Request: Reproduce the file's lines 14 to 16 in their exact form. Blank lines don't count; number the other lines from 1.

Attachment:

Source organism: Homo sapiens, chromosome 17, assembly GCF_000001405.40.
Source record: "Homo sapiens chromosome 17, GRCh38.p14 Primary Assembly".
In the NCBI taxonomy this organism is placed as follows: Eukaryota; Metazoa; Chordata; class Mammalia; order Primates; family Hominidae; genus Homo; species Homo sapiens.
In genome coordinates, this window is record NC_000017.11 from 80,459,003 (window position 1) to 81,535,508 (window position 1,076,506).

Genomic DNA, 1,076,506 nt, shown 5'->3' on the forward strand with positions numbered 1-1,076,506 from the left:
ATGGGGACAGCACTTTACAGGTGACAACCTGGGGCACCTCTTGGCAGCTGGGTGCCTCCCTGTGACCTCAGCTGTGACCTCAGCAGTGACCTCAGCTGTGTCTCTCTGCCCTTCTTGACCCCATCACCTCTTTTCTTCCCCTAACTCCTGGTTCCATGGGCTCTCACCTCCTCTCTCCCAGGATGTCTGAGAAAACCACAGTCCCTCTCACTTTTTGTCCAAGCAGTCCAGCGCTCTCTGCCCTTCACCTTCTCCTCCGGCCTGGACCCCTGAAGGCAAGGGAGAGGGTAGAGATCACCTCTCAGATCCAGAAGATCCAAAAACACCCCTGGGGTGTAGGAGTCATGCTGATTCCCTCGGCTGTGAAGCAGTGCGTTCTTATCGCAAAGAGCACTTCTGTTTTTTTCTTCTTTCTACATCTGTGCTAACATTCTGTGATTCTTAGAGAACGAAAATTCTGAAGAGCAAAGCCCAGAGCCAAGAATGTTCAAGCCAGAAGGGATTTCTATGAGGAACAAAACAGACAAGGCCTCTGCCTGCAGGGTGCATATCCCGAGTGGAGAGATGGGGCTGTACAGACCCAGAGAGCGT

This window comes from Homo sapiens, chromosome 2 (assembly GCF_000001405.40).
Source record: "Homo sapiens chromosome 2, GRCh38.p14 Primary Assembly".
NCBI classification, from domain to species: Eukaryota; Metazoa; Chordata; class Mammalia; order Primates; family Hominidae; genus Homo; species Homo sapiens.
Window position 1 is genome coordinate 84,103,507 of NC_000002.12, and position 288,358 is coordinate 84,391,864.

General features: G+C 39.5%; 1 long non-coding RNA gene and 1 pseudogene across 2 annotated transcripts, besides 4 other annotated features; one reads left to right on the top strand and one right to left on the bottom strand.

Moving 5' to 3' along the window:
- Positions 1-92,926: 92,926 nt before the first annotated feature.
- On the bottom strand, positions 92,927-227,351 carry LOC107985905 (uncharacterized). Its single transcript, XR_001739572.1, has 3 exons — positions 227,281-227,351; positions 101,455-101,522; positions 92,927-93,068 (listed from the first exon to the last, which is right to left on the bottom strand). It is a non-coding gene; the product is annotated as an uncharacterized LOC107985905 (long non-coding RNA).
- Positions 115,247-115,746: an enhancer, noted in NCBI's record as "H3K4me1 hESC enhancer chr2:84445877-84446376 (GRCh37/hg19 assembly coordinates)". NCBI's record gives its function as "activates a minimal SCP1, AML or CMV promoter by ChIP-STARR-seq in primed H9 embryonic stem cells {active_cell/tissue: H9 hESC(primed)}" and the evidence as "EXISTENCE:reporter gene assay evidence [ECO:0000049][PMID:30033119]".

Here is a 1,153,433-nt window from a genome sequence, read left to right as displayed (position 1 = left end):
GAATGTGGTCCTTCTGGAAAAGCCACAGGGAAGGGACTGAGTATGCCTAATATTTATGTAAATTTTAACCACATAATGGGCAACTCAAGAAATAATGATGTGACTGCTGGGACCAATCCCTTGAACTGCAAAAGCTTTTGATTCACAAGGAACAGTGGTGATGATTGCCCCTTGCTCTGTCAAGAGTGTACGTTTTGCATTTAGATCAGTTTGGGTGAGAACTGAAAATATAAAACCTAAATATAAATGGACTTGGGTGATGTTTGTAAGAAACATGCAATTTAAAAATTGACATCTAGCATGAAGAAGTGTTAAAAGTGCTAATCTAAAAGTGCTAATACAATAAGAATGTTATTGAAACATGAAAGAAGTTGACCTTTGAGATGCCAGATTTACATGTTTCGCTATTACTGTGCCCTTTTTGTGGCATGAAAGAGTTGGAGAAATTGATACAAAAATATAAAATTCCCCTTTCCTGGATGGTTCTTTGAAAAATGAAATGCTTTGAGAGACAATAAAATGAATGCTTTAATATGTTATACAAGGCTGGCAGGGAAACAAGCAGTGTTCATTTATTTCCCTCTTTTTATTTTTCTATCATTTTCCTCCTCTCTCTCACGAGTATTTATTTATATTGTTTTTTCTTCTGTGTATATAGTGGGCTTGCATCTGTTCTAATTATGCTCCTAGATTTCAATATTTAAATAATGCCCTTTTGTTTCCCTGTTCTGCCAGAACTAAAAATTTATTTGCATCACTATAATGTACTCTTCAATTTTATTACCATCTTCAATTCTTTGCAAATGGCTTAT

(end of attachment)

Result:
- On the bottom strand, positions 92,927-227,351 carry LOC107985905 (uncharacterized). Its single transcript, XR_001739572.1, has 3 exons — positions 227,281-227,351; positions 101,455-101,522; positions 92,927-93,068 (listed from the first exon to the last, which is right to left on the bottom strand). It is a non-coding gene; the product is annotated as an uncharacterized LOC107985905 (long non-coding RNA).
- Positions 115,247-115,746: an enhancer, noted in NCBI's record as "H3K4me1 hESC enhancer chr2:84445877-84446376 (GRCh37/hg19 assembly coordinates)". NCBI's record gives its function as "activates a minimal SCP1, AML or CMV promoter by ChIP-STARR-seq in primed H9 embryonic stem cells {active_cell/tissue: H9 hESC(primed)}" and the evidence as "EXISTENCE:reporter gene assay evidence [ECO:0000049][PMID:30033119]".

Here is a 1,153,433-nt window from a genome sequence, read left to right as displayed (position 1 = left end):